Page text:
I am a graduate student in Computer Science and Engineering at The Pennsylvania State University. I work with Professor Patrick McDaniel on the security of deep learning. I am also a Google PhD Fellow in Security. Previously, I received my M.S. and B.S. in Engineering Sciences from the Ecole Centrale de Lyon in France. This website covers some of my background as well as publications I have worked on. Feel free to contact me directly for more information.
I am a graduate student in Computer Science and Engineering at The Pennsylvania State University. I work with Professor Patrick McDaniel on the security of deep learning. I am also a Google PhD Fellow in Security. Previously, I attended Ecole Centrale de Lyon in France. This website covers some of my background as well as projects and publications I have worked on. Feel free to contact me directly for more information.
Adversarial examples that affect one model often affect another model, even if the two models have different architectures or were trained on different training sets, so long as both models were trained to perform the same task. We introduce new transferability attacks between previously unexplored (substitute, victim) pairs of machine learning model classes, most notably SVMs and decision trees. We demonstrate our attacks on two commercial machine learning classification systems from Amazon (96.19% misclassification rate) and Google (88.94%) using only 800 queries of the victim model, thereby showing that existing machine learning approaches are in general vulnerable to systematic black-box attacks regardless of their structure. This paper is under peer-review.
Machine learning models, including DNNs, were shown to be vulnerable to adversarial samples—subtly (and often humanly indistinguishably) modified malicious inputs crafted to compromise the integrity of their outputs. Adversarial examples are known to transfer from one model to another, even if the second model has a different architecture or was trained on a different set. We introduce the first practical demonstration that this cross-model transfer phenomenon enables attackers to control a remotely hosted DNN with no access to the model, its parameters, or its training data. In one experiment, we force a DNN supported by MetaMind (one of the online APIs for DNN classifiers) to mis-classify inputs at a rate of 84.24%. This paper is under peer-review.
I introduced a defensive mechanism called defensive distillation to reduce the effectiveness of adversarial samples, inputs crafted by adversaries with the intent of causing deep neural networks to misclassify. This work combines an analytical and empircal investigation of the generalizability and robustness properties granted by the use of defensive distillation during training. The study shows that defensive distillation can reduce effectiveness of sample creation from 95% to less than 0.5% on a studied deep neural network. This work was accepted to the 37th IEEE Symposium on Security and Privacy.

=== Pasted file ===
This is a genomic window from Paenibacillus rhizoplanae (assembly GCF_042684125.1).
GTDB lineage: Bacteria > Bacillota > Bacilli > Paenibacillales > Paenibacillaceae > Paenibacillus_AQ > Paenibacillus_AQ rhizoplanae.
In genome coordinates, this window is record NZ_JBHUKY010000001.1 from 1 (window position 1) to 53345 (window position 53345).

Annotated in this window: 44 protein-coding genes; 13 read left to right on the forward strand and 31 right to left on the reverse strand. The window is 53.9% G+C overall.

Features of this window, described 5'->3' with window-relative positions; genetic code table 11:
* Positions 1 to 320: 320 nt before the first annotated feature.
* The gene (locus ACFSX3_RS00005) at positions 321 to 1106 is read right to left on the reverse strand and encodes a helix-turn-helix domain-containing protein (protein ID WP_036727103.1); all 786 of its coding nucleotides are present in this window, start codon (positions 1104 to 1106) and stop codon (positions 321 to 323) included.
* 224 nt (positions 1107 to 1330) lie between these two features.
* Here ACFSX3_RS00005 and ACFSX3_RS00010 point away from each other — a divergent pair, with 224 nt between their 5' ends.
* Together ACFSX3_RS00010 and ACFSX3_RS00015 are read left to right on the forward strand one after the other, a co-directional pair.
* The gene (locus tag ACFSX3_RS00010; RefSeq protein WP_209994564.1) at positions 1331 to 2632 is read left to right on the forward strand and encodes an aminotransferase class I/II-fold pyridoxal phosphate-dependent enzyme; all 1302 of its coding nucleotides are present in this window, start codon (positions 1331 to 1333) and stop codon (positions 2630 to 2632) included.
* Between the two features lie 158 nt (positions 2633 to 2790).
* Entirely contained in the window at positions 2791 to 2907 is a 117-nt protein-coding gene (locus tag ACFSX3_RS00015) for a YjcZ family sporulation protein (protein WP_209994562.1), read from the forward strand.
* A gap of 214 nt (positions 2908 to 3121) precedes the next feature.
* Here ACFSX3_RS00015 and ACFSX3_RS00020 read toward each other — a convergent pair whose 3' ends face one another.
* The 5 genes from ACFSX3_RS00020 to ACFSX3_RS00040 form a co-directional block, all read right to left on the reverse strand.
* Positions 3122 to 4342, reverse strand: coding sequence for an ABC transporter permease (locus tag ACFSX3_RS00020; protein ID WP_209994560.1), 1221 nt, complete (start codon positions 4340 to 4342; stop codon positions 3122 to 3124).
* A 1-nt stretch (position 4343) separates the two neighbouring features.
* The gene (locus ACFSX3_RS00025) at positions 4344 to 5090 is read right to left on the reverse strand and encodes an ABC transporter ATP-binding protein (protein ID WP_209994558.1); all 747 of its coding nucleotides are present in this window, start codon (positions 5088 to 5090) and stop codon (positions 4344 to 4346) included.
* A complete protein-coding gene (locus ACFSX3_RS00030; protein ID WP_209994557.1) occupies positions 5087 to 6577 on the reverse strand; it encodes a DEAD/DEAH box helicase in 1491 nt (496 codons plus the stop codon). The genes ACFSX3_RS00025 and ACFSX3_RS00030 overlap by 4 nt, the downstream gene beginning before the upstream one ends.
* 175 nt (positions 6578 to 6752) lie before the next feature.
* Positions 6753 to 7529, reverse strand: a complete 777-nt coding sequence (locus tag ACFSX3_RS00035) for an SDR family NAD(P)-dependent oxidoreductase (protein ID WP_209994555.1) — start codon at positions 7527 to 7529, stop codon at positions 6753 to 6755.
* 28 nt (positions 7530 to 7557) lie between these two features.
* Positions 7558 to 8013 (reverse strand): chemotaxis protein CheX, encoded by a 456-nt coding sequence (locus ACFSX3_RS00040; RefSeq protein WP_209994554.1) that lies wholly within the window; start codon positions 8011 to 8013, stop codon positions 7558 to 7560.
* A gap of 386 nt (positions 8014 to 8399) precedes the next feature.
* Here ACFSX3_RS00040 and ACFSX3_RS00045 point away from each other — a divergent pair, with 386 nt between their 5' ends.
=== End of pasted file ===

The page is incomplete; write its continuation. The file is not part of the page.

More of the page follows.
I studied imperfections in the training phase of deep neural networks that make them vulnerable to adversarial samples: inputs crafted by adversaries with the intent of causing deep neural networks to misclassify. I formalized the space of adversaries against deep neural networks (DNNs) and introduced a novel class of algorithms to craft adversarial samples based on a precise understanding of the mapping between inputs and outputs of DNNs. This work was accepted at the 1st IEEE European Symposium on Security and Privacy.
I designed a fully automated and agile approach to access control enforcement in relational databases. My algorithms enforce any policy expressible using the high-level syntax of the Authorization Specification Language. This includes complex policies involving information flow control or user history dependencies. This work was accepted at the 2015 Military Communications Conference
I am currently contributing to this 10-year project aimed at developing the science of security. My work was firt focused on developing agile reconfigurations improving security. It involved modeling system behavior to predict which reconfigurations will optimize security. I am now investigating deep learning in adversarial settings. My insight in computer security has been rewarded with a $3,000 prize from Microsoft.
During my summer internship in 2014, I developed a knowledge base application using Zend Framework and a relational database. I managed the software project from conception to production. This was a great opportunity to learn more about indexing and search techniques, as I developed my own search engine from scratch.
I managed this one-year project for the Atomic Energy and Alternative Energies Commission and worked with 4 other students from Ecole Centrale de Lyon. This project is confidential so I can not give much details on its content. We programmed an algorithm used to identify bacterias using MatLab.
I built a 3D scanner with 3 other students from Ecole Centrale de Lyon. This exciting project was an excellent way to apply skills in Computer science, Mechanics, and Electronics. I discovered a lot about 3D modeling software and laser cutting techniques while working in the FabLab of our school.
While I was studying advanced Mathematics concepts and Computer Science at Lycée Louis-le-Grand in Paris, I did some research on Elliptic Curve Cryptography. I learned a lot about public key cryptography and managed to design and implement my own Elliptic Curve Cryptography algorithm!
As a graduate student at Penn State, I am extending my knowledge in Computer Science and Engineering. I find a special interest in computer security and machine learning related issues.